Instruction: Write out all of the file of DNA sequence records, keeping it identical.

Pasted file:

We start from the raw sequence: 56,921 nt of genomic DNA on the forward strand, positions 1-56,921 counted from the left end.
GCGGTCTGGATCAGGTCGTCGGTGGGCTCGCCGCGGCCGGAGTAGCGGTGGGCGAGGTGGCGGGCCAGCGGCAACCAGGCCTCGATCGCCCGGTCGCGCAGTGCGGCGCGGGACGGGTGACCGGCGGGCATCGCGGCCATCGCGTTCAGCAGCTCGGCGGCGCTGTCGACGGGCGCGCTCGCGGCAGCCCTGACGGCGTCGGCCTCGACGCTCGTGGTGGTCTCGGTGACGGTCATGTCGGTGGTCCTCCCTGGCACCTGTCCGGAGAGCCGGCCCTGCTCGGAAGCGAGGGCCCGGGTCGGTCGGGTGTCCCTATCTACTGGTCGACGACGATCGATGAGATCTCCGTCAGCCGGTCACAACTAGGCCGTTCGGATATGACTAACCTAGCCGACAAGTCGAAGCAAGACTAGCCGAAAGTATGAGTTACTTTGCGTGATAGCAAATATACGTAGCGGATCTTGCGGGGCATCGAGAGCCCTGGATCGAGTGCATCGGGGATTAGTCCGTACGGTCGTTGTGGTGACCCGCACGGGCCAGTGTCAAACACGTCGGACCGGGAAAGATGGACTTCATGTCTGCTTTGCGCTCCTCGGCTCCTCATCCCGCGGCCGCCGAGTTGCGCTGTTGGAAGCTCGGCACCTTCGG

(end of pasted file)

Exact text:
We start from the raw sequence: 56,921 nt of genomic DNA on the forward strand, positions 1-56,921 counted from the left end.
GCGGTCTGGATCAGGTCGTCGGTGGGCTCGCCGCGGCCGGAGTAGCGGTGGGCGAGGTGGCGGGCCAGCGGCAACCAGGCCTCGATCGCCCGGTCGCGCAGTGCGGCGCGGGACGGGTGACCGGCGGGCATCGCGGCCATCGCGTTCAGCAGCTCGGCGGCGCTGTCGACGGGCGCGCTCGCGGCAGCCCTGACGGCGTCGGCCTCGACGCTCGTGGTGGTCTCGGTGACGGTCATGTCGGTGGTCCTCCCTGGCACCTGTCCGGAGAGCCGGCCCTGCTCGGAAGCGAGGGCCCGGGTCGGTCGGGTGTCCCTATCTACTGGTCGACGACGATCGATGAGATCTCCGTCAGCCGGTCACAACTAGGCCGTTCGGATATGACTAACCTAGCCGACAAGTCGAAGCAAGACTAGCCGAAAGTATGAGTTACTTTGCGTGATAGCAAATATACGTAGCGGATCTTGCGGGGCATCGAGAGCCCTGGATCGAGTGCATCGGGGATTAGTCCGTACGGTCGTTGTGGTGACCCGCACGGGCCAGTGTCAAACACGTCGGACCGGGAAAGATGGACTTCATGTCTGCTTTGCGCTCCTCGGCTCCTCATCCCGCGGCCGCCGAGTTGCGCTGTTGGAAGCTCGGCACCTTCGG